Developing a low-cost instrument to track marine animals can be challenging. The instruments most used for this purpose are the Argos satellite transmitters, but they are very expensive and, in some cases, imprecise in estimating the real position of the animal. The instrument I want to develop would use a channel different from satellite to send the GPS positions of the animal, such as the GSM network (the same one used by our mobile phones).
Before the SOSF project started, I had already started developing this idea and, thanks to funding of the University of Pisa, I bought two data loggers GPS-GSM prototypes. These instruments have been produced by ECOTONE, a Polish company, and are instruments firstly developed for birds and have been adapted to work also in the sea. The prototypes have a solar panel on the top, to recharge the batteries, and are equipped with a salt-water switch that switches-off the instrument when underwater, in this way we can save battery power.
The 4th of June we deployed one of these GPS-GSM loggers on a sea turtle together with a conventional Argos satellite transmitter (PTT -Platform Transmitter Terminal). You may think, “How many things are you attaching to this poor turtle?”, but I can assure you that the animal chosen for the release was quite big and so could easily stand the weight of both instruments, which appeared as a small backpack. Moreover, also deploying an Argos satellite transmitter meant that we could have an idea on where the turtle is, should the GPS-GSM logger fail to work.
For the deployment and for the release of the turtle, we collaborated with the Anthon Dohrn Zoological Station in Naples and, in particular, with Dr. Sandra Hochscheid, head of the Aquarium Unit of the Zoological Station, who is an expert on sea turtle tracking systems, like data loggers and satellite transmitters.
The turtle released with the prototype is called Mario Dalla and is an adult male of 73 cm CCL (Curved Carapace Length). He was accidentally captured by fishermen and brought to the turtle recovery center in the Zoological Station, where he was rehabilitated.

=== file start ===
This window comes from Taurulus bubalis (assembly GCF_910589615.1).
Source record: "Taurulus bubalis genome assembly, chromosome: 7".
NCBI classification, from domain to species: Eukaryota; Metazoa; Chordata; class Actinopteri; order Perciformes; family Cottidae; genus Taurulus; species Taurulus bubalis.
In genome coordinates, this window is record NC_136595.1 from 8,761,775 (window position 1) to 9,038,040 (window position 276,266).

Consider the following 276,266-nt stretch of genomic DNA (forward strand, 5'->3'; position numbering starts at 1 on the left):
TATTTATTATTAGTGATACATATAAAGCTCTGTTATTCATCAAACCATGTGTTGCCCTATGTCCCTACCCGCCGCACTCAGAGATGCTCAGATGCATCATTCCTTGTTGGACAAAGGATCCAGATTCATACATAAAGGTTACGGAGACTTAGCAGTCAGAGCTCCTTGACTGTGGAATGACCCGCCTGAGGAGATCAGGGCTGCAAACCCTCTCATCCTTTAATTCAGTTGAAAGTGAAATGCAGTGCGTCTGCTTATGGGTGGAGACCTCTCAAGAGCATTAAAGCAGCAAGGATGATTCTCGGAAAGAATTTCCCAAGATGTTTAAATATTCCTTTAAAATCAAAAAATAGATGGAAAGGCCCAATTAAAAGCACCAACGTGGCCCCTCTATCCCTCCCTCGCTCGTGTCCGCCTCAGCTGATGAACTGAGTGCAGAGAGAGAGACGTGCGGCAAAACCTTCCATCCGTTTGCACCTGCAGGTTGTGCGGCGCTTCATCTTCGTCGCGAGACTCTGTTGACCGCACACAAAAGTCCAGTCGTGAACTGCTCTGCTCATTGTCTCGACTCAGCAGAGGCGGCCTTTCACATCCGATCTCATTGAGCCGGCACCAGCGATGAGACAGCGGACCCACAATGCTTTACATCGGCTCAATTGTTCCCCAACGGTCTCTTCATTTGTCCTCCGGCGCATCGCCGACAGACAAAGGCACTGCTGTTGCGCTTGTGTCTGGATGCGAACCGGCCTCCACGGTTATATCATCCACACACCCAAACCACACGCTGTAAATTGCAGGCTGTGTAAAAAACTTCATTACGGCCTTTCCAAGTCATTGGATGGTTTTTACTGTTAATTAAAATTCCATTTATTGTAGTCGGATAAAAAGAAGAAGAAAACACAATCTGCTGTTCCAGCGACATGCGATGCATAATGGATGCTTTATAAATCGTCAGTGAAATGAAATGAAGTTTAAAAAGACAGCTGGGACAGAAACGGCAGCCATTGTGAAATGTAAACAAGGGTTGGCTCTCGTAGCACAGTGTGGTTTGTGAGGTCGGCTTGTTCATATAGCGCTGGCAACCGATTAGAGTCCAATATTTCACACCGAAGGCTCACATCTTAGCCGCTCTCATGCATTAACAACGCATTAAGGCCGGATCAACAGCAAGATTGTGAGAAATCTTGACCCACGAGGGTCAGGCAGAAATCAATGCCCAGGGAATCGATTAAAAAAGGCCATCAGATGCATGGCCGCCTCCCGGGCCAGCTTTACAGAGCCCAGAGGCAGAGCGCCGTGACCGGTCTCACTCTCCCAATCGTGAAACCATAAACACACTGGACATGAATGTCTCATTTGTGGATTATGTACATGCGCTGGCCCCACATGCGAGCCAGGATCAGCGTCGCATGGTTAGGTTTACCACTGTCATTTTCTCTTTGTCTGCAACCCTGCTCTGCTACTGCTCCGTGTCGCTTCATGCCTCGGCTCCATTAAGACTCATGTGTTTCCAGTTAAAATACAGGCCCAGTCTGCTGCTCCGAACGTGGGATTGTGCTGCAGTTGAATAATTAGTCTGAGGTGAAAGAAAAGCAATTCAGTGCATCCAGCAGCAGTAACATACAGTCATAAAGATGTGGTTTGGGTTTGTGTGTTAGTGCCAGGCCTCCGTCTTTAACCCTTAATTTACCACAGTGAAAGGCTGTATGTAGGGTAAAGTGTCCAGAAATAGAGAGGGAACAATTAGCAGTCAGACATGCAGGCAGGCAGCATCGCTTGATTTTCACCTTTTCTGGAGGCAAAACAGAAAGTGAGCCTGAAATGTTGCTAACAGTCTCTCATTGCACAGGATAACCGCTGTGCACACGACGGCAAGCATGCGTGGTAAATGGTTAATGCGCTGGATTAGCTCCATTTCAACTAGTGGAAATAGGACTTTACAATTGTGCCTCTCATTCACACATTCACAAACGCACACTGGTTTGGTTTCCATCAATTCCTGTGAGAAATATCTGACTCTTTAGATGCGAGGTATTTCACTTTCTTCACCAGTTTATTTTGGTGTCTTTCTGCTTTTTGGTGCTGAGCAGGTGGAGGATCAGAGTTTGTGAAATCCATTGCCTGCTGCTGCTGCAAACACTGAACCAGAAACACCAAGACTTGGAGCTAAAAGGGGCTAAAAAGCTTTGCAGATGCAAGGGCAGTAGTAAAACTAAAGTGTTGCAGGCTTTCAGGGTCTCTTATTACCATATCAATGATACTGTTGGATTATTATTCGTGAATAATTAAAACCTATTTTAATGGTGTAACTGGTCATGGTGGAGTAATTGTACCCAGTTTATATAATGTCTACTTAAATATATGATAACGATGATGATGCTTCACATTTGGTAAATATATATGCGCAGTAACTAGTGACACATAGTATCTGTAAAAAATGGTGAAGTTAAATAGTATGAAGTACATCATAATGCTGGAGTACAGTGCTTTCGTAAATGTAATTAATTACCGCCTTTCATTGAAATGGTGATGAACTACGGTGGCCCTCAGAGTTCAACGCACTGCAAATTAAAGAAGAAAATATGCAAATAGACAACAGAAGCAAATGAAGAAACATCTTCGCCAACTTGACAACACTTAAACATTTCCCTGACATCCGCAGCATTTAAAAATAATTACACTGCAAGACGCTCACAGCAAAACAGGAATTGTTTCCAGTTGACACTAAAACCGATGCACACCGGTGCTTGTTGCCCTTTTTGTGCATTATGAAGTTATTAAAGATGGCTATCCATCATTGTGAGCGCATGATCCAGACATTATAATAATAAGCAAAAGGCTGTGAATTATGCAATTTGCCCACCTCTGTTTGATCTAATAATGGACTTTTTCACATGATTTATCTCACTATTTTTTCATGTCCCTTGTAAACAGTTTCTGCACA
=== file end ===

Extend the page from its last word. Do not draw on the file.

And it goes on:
To release the turtle we went to Marina del Cantone in the Marine Reserve of Punta Campanella (Naples), where the turtle was captured in the first place. Mario Dalla was released from a boat in the beautiful sea of the Salerno Gulf.
After the release, we went back to the lab eager to check whether the prototype was working or not.
Unfortunately it didn’t: we haven’t received any signal from it since the moment we released the turtle. Thanks to the PTT we know that the turtle is doing well and is not far from the release site.
We aren’t sure on what is going wrong with the prototype…. It could be that the turtle is staying in an area with no GSM-network, or that the turtle isn’t staying enough time on the surface to send GSM signals and, also, to recharge the batteries. We will do more tests on the second logger we still have, to detect if there is a problem of charging the instrument through the solar panels and/or if the batteries run too quickly out of power. Surely we won’t be defeated by a bad result…
To keep track of Marco Dalla’s movements -obtained with the Argos PTT- you can visit the website.